I got back in the same amount of time as usual, but without any sweat. I didn't need a shower and got to spend time with my daughter straight away. I usually wear "cycling" clothes, but maybe I won't need to now.

Overall

I bought the Allroad version, which comes with mudguards and lights. The mudguards are SKS plastics and a bit cheap looking but seem fine, although the downtube was covered in spray from the final muddy section when I got home. I might need to attach one of those "flaps" to the bottom of the front mudguard. Its a shame the bike doesn't come with a rack or with decent rack mounting points, given that its advertised as "allroad" and for trekking. I've ordered a CUBE ACID Rear Carrier SIC PURE 28" RILink rack, which I'll fit over the weekend. The lights are reasonable, but seem to be more "be seen" rather than "to see by". I've got some decent lights from my acoustic bike I'll use when it gets really dark.

The gears are smooth and responsive. I've come from a cheap Claris 2x8 setup on my acoustic bike, so Deore 1x10 is nice and much simpler to use - no double changing front and rear gears to find the right one. When using Turbo mode, the gear changing is pretty clunky. I've got to remember to completely stop pedalling to let the motor stop before changing, even though I can hear the motor cutting out automatically. Lower power modes don't have this issue.

The brakes are great, good modulation and strong stopping power. I've got Shimano hydraulic brakes on my mountain bike, but these feel better. I think the 180mm rotor up-front helps a lot.

The motor is the Active Line Plus and is more than powerful enough for my commute. It pulls nicely away from traffic lights. In fact, on some of the rougher sections, I felt like it was a bit too much power in Turbo. I like that there is no drag when I reach the limiter and the lower power should give me better range than the Performance CX line. I've not removed the limiter and don't know if I will. 16 mph does feel a bit slow, but going at that speed might result in a more relaxed and enjoyable commute. Most of the commute is off road on shared paths, so any faster is probably anti-social anyway.

I can't comment on the range yet really, but when I got home from my 20 mile commute (which I had on Turbo all the way home), I still had all 5 bars on the display. On the way to work, I saw Eco mode showing 150 miles range, but I suspect that might not be very accurate (it was mostly flat or downhill). The bike has a 500Wh battery.

The battery cover is plastic and quite cheap feeling, although I think it looks fine on the bike. I think Cube could have put a bit more effort in here, the rest of the bike feels high quality except for this part.

More to come.
 

CeeJayCee

Finding my (electric) wheels
Sep 24, 2019
5
2
Update after a few days.

Gear "ticking" sorted itself.
Brakes bedding in better now.

Had a short ride (4 miles each way) to test the new suspension. Much better with more air in; I actually might need to take some air out because it could be too firm now. Rode in jeans and a winter jacket, no sweat, easy peasy up the hills.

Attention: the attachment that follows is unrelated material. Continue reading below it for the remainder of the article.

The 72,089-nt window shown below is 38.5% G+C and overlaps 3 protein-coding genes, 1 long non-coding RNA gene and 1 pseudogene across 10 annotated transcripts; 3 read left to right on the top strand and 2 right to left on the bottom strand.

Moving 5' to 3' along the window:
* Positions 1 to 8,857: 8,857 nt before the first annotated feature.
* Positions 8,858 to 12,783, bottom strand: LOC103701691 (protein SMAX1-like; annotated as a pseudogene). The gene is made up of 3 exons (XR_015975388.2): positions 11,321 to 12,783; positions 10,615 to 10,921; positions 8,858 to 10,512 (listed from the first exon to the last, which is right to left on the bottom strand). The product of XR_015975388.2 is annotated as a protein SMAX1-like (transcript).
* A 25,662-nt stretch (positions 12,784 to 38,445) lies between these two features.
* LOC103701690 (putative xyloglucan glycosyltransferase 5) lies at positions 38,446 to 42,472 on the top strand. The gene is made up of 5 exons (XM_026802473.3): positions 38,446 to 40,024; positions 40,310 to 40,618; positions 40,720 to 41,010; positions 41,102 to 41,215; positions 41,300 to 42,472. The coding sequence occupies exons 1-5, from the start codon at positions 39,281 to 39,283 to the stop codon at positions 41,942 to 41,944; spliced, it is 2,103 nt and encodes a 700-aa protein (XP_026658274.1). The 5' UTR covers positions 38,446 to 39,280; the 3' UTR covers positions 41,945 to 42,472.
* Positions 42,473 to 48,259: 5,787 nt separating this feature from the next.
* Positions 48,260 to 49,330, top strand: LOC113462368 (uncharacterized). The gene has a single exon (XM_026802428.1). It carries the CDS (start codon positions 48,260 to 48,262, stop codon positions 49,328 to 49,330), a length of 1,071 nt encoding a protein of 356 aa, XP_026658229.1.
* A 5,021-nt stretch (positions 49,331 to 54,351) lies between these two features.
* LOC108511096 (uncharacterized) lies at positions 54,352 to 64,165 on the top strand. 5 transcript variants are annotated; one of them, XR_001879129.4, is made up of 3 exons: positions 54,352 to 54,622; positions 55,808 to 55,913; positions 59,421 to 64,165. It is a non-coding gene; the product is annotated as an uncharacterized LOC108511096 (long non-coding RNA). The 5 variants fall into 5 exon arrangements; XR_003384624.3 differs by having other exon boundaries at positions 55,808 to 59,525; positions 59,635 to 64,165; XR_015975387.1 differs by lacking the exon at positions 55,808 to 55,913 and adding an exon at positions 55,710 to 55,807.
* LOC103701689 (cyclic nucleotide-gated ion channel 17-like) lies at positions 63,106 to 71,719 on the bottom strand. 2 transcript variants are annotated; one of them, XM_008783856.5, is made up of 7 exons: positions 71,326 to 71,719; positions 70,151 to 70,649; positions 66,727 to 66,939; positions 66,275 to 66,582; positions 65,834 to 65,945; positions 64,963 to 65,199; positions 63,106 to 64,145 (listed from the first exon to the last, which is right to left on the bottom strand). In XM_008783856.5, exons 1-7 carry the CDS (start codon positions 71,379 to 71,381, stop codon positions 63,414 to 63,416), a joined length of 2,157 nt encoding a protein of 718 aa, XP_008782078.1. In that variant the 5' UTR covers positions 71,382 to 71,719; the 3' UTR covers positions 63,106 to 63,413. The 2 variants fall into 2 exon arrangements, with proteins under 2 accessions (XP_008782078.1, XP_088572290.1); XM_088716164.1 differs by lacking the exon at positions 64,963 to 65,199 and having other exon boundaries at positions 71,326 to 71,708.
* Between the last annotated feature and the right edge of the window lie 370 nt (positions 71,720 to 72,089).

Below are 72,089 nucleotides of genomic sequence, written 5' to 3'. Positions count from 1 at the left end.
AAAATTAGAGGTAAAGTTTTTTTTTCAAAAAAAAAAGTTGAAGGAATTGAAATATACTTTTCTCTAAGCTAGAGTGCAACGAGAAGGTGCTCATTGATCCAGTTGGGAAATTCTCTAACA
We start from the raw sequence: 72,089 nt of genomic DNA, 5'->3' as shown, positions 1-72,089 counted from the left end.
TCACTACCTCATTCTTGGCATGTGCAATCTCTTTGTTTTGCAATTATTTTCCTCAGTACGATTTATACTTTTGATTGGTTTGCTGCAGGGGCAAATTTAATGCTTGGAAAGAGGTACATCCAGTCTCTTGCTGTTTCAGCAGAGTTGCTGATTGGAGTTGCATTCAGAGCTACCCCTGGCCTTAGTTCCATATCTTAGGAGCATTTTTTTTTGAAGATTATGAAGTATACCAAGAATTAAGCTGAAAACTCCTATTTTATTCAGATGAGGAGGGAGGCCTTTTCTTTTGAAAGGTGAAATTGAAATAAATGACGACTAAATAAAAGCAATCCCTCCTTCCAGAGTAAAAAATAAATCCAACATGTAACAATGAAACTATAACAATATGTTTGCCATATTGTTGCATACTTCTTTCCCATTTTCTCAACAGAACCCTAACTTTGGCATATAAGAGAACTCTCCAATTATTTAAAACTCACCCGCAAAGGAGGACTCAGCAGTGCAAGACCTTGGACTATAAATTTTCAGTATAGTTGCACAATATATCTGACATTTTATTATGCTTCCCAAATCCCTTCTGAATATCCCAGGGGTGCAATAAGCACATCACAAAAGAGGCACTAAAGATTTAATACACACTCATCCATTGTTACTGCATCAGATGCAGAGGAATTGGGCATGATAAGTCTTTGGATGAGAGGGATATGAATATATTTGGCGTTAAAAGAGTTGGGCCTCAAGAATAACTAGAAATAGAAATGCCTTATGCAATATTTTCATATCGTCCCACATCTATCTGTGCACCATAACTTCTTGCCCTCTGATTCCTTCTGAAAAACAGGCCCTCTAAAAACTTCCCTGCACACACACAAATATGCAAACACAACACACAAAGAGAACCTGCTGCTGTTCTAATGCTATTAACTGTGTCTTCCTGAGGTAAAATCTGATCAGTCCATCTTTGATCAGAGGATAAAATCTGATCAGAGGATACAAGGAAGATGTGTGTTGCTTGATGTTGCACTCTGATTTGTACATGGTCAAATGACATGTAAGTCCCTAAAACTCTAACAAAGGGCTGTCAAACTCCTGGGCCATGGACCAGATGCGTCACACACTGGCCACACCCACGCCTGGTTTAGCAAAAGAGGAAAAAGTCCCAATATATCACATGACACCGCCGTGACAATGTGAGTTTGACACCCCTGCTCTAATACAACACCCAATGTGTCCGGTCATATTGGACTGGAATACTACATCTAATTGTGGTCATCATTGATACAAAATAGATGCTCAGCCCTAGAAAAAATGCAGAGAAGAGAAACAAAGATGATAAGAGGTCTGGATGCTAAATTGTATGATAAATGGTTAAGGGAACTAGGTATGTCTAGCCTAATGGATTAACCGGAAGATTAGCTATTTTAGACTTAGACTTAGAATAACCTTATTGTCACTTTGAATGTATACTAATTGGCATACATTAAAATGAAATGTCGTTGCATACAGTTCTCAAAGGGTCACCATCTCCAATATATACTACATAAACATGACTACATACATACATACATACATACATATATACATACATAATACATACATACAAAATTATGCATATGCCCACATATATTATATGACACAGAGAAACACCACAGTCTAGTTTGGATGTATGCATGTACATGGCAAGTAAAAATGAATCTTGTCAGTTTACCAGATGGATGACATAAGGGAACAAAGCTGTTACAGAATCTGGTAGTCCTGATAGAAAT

Fitted the Cube rack over the weekend. More complicated than a normal rack, you have to drill holes in the existing mud guard, but not too difficult. I'm sure Cube could have made it easier by pre-marking where these are supposed to go. The bolts provided were too short to mount to the stays with the provided mud guards, but I had some others bolts I could use. It does look quite smart integrated into the mudguard. The existing light integrated in to the mud guard is still visible. Not tried any panniers on it yet, but it looks and feels solid.

Got insurance through AssetSure, about £100 for the year. Slightly more expensive than adding to house insurance, but won't affect my no claims on that if I need to claim. Weirdly they only require a Sold Secure Silver lock for a bike costing under £2500.
 
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sjpt

Esteemed Pedelecer
Jun 8, 2018
2,728
2,120
On the way to work, I saw Eco mode showing 150 miles range, but I suspect that might not be very accurate (it was mostly flat or downhill).
Yes, the range estimate on the Bosch (at least on our 3 year old Intuvia display) is silly as it is based on a very short history so gives very high estimates after a couple of downhill miles, and very low ones after a couple of miles uphill.
 

soundwave

Esteemed Pedelecer
May 23, 2015
11,765
4,832
DSC_0111_01.JPG
:p
 

soundwave

Esteemed Pedelecer
May 23, 2015
11,765
4,832
i dont look at it anymore it is just guessing lol, id get a garmin if you want to track the mileage but the kiox display might be better but sod £350
 

sjpt

Esteemed Pedelecer
Jun 8, 2018
2,728
2,120
Mileage done is pretty accurate; it's just the range that is so silly. I'm not sure how much better the Garmin would be than my £100 Chinese smartphone.